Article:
Maryland’s three-member Board of Public Works will vote Wednesday on Gov. Larry Hogan’s proposal to create managed toll lanes that — at the completion of the project — will stretch from the American Legion Bridge, along a segment of the Capital Beltway, and up Interstate 270 to Frederick.
What’s unusual about the meeting before the BPW is the number of people signing up to speak before the panel in Annapolis.
John Gontrum, the executive secretary for the board, said by Tuesday afternoon, as many as 49 people signed up to speak at the meeting. Each would have two minutes to speak before the panel, which has discretion as to whether to allow public comment before a vote.
The board is voting on two contracts: one allows for “predevelopment” engineering and design for the first phase of the project which runs up I-270 to Interstate 370 in Gaithersburg.
The second contract would create a 60-year lease agreement that allows for the privately financed toll lanes up to Frederick.
Among those hoping to address the Board of Public Works is Montgomery County Executive Marc Elrich, who wrote in a letter Monday to board members that “rejecting the P3 approval for any activity is the only responsible action the BPW can take at this juncture.”
Elrich added that any action on contracts is “premature,” as financial analysis of the proposal is still needed. He did acknowledge that “some type of toll financing might be appropriate,” but it could depend on the results of further analysis.
Solomon agreed, saying no contract should be approved until more study — specifically a fiscal review — is completed.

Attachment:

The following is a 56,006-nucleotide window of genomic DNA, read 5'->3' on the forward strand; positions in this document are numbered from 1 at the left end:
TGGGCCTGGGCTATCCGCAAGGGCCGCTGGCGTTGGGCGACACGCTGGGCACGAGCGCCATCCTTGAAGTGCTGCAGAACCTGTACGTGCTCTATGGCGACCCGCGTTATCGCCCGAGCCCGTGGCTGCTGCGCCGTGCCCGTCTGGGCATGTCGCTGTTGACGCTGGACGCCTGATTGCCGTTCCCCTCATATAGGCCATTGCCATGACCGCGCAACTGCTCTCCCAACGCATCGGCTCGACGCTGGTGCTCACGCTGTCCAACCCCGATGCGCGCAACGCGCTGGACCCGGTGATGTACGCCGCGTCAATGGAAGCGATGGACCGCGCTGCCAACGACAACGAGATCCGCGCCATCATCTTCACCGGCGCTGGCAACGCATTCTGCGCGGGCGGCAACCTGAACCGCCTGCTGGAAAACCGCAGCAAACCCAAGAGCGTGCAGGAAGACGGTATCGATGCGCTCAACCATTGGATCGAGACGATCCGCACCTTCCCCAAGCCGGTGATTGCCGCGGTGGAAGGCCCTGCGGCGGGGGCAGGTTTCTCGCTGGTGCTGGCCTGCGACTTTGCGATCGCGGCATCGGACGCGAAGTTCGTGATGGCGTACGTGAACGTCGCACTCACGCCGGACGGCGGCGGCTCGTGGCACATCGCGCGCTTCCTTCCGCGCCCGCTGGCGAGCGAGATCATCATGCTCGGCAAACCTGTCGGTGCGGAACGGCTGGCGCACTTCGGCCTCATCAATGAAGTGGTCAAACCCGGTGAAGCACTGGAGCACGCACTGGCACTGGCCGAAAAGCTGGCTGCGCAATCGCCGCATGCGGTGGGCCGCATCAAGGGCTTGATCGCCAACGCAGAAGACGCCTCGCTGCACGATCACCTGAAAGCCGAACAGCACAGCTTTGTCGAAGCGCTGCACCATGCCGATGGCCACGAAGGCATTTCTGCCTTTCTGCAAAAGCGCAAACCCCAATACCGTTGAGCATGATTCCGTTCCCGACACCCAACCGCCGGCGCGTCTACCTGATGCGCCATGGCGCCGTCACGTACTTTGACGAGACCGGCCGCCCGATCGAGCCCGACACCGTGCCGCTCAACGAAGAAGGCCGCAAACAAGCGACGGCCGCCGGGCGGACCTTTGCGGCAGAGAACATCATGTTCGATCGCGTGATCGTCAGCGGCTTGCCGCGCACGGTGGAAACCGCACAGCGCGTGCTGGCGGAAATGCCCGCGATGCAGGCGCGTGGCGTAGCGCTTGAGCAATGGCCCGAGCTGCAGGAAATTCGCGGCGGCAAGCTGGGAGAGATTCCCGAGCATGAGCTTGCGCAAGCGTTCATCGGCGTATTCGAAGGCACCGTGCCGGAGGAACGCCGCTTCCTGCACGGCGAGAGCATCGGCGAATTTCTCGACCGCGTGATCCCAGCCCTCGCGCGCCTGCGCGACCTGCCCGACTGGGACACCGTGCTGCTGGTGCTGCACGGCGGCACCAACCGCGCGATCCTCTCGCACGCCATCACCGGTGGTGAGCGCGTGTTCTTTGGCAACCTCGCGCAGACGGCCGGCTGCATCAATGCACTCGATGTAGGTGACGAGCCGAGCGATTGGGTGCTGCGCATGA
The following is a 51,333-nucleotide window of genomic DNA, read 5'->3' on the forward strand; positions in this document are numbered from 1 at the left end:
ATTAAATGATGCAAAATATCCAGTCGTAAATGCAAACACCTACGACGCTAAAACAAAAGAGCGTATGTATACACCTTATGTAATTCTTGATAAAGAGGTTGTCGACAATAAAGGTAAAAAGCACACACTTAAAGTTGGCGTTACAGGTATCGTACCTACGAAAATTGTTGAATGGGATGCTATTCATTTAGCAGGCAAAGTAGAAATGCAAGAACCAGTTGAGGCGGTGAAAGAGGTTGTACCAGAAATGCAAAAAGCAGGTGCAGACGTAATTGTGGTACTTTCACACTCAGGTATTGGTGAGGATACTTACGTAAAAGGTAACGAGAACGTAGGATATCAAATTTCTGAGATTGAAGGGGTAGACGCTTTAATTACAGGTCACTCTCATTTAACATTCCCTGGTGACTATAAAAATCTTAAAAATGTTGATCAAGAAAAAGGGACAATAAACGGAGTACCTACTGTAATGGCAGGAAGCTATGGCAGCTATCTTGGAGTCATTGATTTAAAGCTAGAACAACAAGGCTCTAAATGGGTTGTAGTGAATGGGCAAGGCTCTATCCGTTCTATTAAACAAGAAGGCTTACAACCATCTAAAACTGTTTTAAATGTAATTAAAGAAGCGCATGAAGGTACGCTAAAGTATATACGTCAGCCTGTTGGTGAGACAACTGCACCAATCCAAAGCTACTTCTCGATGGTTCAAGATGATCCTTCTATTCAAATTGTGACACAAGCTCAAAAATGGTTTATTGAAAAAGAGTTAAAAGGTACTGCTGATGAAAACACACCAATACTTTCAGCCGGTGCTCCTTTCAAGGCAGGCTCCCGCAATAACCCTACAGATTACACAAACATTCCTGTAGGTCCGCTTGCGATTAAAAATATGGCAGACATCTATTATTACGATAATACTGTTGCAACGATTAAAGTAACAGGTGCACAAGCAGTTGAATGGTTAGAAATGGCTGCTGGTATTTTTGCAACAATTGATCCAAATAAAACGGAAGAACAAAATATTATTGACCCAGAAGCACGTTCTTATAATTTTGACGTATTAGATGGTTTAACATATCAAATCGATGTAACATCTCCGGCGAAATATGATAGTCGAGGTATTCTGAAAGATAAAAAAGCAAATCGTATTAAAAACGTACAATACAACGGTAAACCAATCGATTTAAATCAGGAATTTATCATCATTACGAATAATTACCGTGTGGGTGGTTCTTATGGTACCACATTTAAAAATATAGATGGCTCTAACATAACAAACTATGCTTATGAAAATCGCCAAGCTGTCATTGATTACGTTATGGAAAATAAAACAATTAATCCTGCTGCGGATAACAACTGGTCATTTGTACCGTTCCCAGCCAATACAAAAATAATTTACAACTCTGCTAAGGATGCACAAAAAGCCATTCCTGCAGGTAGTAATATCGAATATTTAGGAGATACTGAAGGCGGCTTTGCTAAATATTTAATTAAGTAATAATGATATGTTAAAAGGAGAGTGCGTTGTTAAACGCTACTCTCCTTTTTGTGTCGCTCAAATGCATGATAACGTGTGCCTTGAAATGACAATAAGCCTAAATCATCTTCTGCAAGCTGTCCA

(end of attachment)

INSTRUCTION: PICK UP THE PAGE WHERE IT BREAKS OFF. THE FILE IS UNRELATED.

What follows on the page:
“It’s sort of crazy to me that we’re potentially entering an agreement worth upwards of several billions of dollars here without a full and expert review” Solomon said.
Solomon referred to Treasurer Nancy Kopp’s concern that her office was denied a funding request to help with the contract review. Getting added expertise, said Kopp in her July 9 letter, could “facilitate a more robust review of future P3 agreements.”
Elrich will join opponents of the plan at a news conference before the board’s 10 a.m. meeting. Rockville Mayor Bridget Newton and Del. Jared Solomon will speak at the news conference, along with representatives of the Maryland Sierra Club, the Coalition for Smarter Growth and Citizens Against Beltway Expansion.
Supporters also plan to speak at the meeting, including Michael Sakata, CEO of the Maryland Transportation Builders & Materials Association.
Sakata said the multibillion-dollar project is badly needed. Along with creating managed toll lanes, the plan would replace the aging American Legion Bridge.
“The bridge is nearing its 60th birthday. It’s structurally deficient. All parties, and everyone agrees: it needs to be replaced,” Sakata said.
Sakata said it appeared to him that requests to hold off on a vote were “delaying tactics” and that “at some point, we all have to realize not doing something is affecting everybody.” He added, “It’s about time to move forward on this project.”
The three members of the Board of Public Works include Hogan, Kopp and Comptroller Peter Franchot.
Franchot is running for governor as a Democrat, and his vote is considered the swing vote on the three-member board. Kopp has consistently raised questions about financing and environmental concerns. In 2019, during prior discussions of the Capital Beltway and I-270 project, Franchot offered amendments to the plan before agreeing to vote in favor of the project.